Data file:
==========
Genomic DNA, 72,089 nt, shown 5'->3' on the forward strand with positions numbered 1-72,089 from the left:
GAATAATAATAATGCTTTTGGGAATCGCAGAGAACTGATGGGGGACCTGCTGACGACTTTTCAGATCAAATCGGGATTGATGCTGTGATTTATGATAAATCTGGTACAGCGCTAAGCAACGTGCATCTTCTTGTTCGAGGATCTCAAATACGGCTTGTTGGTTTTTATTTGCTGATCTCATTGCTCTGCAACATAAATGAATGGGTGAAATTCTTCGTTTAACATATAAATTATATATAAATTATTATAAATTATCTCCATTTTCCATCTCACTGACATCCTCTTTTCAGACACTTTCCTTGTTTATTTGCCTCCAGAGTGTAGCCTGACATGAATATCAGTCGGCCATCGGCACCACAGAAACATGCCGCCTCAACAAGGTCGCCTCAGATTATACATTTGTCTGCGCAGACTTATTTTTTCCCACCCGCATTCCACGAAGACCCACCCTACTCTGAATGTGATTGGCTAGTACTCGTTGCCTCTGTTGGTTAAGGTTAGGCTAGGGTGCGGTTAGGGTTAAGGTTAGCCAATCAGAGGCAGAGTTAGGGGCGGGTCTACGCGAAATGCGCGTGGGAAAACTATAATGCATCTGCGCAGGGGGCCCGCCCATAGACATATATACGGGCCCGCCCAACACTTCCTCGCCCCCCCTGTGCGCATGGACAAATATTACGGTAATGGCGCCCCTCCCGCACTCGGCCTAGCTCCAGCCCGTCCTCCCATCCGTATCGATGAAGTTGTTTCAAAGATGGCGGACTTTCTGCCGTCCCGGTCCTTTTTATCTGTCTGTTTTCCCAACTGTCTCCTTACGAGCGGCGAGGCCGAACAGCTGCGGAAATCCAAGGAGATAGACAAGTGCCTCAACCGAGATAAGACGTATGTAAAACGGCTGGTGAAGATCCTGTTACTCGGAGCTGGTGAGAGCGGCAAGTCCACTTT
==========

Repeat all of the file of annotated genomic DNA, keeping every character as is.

Genomic DNA, 72,089 nt, shown 5'->3' on the forward strand with positions numbered 1-72,089 from the left:
GAATAATAATAATGCTTTTGGGAATCGCAGAGAACTGATGGGGGACCTGCTGACGACTTTTCAGATCAAATCGGGATTGATGCTGTGATTTATGATAAATCTGGTACAGCGCTAAGCAACGTGCATCTTCTTGTTCGAGGATCTCAAATACGGCTTGTTGGTTTTTATTTGCTGATCTCATTGCTCTGCAACATAAATGAATGGGTGAAATTCTTCGTTTAACATATAAATTATATATAAATTATTATAAATTATCTCCATTTTCCATCTCACTGACATCCTCTTTTCAGACACTTTCCTTGTTTATTTGCCTCCAGAGTGTAGCCTGACATGAATATCAGTCGGCCATCGGCACCACAGAAACATGCCGCCTCAACAAGGTCGCCTCAGATTATACATTTGTCTGCGCAGACTTATTTTTTCCCACCCGCATTCCACGAAGACCCACCCTACTCTGAATGTGATTGGCTAGTACTCGTTGCCTCTGTTGGTTAAGGTTAGGCTAGGGTGCGGTTAGGGTTAAGGTTAGCCAATCAGAGGCAGAGTTAGGGGCGGGTCTACGCGAAATGCGCGTGGGAAAACTATAATGCATCTGCGCAGGGGGCCCGCCCATAGACATATATACGGGCCCGCCCAACACTTCCTCGCCCCCCCTGTGCGCATGGACAAATATTACGGTAATGGCGCCCCTCCCGCACTCGGCCTAGCTCCAGCCCGTCCTCCCATCCGTATCGATGAAGTTGTTTCAAAGATGGCGGACTTTCTGCCGTCCCGGTCCTTTTTATCTGTCTGTTTTCCCAACTGTCTCCTTACGAGCGGCGAGGCCGAACAGCTGCGGAAATCCAAGGAGATAGACAAGTGCCTCAACCGAGATAAGACGTATGTAAAACGGCTGGTGAAGATCCTGTTACTCGGAGCTGGTGAGAGCGGCAAGTCCACTTT